Thomas shrugged. The room had neither windows nor clocks, and time wasn’t something he paid attention to anymore. “They said they were going to do it in three minutes.”
Sam stiffened. “When did they say that?”
“Maybe a minute ago?”
Sam swore, and Thomas giggled. No matter the form, maybe kids were still kids. And so, Sam thought, maybe that meant Thomas could be reasoned with.
“Thomas, listen. It’ll be difficult, but if you focus really hard, you can pick up one of those candles over there. I need you to hold it near my wrist, okay? We have to try to burn through this rope. If I can just get one hand free, I’ll be able to—“
“No!” Thomas cried.
They both cringed at the outburst and looked expectantly to the door. When the pair failed to charge in, Sam let out the breath he was holding. He shifted within his bonds, but it was like coming out of a fever. The movement was there, but his strength was not. Perfect. Not enough signals reaching his body's nerves to escape, but enough to feel whatever torture they had planned for him. Thomas was standing to the side, head bowed, as if expecting a scolding for the shout.
Sam tried to sound calm and consoling, although a part of him wanted to do nothing more than scream. “Thomas, please. I can’t die here. I have a brother. He needs me.”
The candle flames violently danced, the air frosted within Sam's lungs, and despite Thomas' size, years of survival as a hunter made Sam's muscles coil tight in caution.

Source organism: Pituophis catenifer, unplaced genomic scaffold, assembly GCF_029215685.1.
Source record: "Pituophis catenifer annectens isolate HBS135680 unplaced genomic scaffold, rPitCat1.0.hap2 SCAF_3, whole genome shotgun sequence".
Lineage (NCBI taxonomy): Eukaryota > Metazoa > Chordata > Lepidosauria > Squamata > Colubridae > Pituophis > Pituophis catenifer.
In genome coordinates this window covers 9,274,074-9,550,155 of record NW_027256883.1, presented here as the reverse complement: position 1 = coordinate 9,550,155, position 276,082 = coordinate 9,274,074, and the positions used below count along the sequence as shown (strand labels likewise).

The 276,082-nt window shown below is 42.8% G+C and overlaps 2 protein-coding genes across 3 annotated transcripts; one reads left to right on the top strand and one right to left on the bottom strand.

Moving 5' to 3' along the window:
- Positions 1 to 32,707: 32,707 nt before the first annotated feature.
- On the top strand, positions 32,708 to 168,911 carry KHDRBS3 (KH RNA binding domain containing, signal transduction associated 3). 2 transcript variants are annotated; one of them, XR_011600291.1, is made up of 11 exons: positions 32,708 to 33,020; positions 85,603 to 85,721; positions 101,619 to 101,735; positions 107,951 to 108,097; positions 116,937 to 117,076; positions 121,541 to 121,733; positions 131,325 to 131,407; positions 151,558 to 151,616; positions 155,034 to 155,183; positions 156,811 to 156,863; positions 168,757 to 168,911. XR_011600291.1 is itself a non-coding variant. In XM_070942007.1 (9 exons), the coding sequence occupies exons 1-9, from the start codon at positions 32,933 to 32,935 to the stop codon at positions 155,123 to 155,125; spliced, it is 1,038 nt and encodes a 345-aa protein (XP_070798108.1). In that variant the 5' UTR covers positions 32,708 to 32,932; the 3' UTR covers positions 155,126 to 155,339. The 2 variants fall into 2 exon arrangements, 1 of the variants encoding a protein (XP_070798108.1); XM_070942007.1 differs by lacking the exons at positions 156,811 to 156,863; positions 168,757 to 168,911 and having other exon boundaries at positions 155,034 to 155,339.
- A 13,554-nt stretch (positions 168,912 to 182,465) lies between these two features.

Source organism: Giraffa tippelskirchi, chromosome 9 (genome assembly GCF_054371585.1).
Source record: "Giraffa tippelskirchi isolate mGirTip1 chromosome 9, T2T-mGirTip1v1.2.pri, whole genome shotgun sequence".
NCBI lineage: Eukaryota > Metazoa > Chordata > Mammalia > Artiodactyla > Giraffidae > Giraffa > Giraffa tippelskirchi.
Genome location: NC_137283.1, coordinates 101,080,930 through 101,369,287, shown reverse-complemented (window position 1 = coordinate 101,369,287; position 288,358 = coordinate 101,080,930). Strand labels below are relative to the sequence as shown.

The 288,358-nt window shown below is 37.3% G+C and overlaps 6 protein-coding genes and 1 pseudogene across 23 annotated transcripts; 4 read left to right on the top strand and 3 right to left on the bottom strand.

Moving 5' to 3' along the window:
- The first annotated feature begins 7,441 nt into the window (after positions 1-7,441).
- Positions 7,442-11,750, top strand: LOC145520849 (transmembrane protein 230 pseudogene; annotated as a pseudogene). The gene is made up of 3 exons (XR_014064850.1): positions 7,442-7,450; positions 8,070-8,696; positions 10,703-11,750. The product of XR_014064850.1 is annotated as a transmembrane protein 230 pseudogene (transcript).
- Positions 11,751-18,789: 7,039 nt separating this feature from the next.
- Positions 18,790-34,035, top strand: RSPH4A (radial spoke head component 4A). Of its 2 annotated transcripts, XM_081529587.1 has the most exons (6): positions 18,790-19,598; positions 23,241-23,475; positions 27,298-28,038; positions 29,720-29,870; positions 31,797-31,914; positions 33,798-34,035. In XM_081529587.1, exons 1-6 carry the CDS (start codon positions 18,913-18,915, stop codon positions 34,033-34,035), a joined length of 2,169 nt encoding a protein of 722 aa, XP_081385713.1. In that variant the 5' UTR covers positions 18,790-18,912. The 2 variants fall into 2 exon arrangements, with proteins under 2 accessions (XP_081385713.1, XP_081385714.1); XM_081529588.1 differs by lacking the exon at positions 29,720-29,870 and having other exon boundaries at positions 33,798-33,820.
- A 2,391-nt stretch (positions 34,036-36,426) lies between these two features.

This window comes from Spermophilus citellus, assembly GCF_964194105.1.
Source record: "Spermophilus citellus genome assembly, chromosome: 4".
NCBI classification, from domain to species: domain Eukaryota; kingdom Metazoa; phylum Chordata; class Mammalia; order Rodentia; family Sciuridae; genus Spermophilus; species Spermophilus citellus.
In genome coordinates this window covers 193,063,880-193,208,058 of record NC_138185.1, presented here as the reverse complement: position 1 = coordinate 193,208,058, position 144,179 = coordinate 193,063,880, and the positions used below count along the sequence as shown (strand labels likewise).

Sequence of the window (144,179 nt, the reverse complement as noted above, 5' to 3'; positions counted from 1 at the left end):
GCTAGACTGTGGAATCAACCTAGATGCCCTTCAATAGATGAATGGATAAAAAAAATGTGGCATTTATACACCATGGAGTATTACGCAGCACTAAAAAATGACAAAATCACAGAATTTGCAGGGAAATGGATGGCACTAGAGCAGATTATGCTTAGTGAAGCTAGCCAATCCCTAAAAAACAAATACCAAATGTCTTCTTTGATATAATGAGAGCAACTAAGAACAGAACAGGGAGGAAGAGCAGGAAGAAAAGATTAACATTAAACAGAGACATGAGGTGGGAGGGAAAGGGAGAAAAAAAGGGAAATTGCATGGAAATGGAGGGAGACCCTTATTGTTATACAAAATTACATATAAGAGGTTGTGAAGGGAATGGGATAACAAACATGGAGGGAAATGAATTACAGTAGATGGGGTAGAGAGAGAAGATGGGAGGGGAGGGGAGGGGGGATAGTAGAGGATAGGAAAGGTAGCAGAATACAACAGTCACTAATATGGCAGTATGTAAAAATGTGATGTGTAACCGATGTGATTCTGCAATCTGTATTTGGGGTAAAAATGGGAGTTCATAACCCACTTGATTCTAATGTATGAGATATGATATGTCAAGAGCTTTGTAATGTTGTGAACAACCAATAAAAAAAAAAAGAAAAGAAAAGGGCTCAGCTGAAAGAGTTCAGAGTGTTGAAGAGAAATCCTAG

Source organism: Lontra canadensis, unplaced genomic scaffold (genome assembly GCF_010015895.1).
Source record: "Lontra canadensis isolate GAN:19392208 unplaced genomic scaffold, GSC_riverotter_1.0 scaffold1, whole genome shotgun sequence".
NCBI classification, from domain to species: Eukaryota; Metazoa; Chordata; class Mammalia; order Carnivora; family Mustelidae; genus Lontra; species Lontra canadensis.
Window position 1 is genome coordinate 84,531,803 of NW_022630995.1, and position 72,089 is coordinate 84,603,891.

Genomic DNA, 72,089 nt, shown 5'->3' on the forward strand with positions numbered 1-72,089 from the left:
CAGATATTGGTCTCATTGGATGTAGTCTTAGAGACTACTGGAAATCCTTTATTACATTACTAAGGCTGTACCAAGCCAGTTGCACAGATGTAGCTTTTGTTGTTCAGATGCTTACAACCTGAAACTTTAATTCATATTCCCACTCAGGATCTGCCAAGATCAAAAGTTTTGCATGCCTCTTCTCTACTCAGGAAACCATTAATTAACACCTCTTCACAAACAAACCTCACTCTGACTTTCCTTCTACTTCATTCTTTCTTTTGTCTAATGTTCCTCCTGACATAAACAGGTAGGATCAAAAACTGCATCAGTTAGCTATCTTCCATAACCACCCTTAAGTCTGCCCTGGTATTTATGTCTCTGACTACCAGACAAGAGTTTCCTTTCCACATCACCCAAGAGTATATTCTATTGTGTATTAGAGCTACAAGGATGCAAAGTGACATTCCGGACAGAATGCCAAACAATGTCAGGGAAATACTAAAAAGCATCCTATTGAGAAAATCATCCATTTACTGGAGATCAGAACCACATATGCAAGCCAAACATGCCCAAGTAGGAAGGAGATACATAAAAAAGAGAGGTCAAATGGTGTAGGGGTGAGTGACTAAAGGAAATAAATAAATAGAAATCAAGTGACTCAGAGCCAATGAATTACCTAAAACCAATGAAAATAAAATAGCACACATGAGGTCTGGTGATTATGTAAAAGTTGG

“But you don’t need him! I won't leave you, I won't! If you stay—"
A ghost begging a hunter not to leave his side. The irony, and cruelty, made Sam's words taste like graveyard rot on his tongue.
"Thomas ... I ... I can't stay. You don't abandon family like that."
For several long seconds, there wasn't a sound between them. A bead of sweat crawled uncomfortably down the back of Sam’s neck, despite the crypt-like cold that now swallowed the room whole. He should have been planning his next move, trying to find the argument that could save his life, but he found himself paralyzed as he watched a tiny hand, its nails bitten down to dirty nubs, pull away the Halloween costume like a second skin, revealing what was once the boy underneath.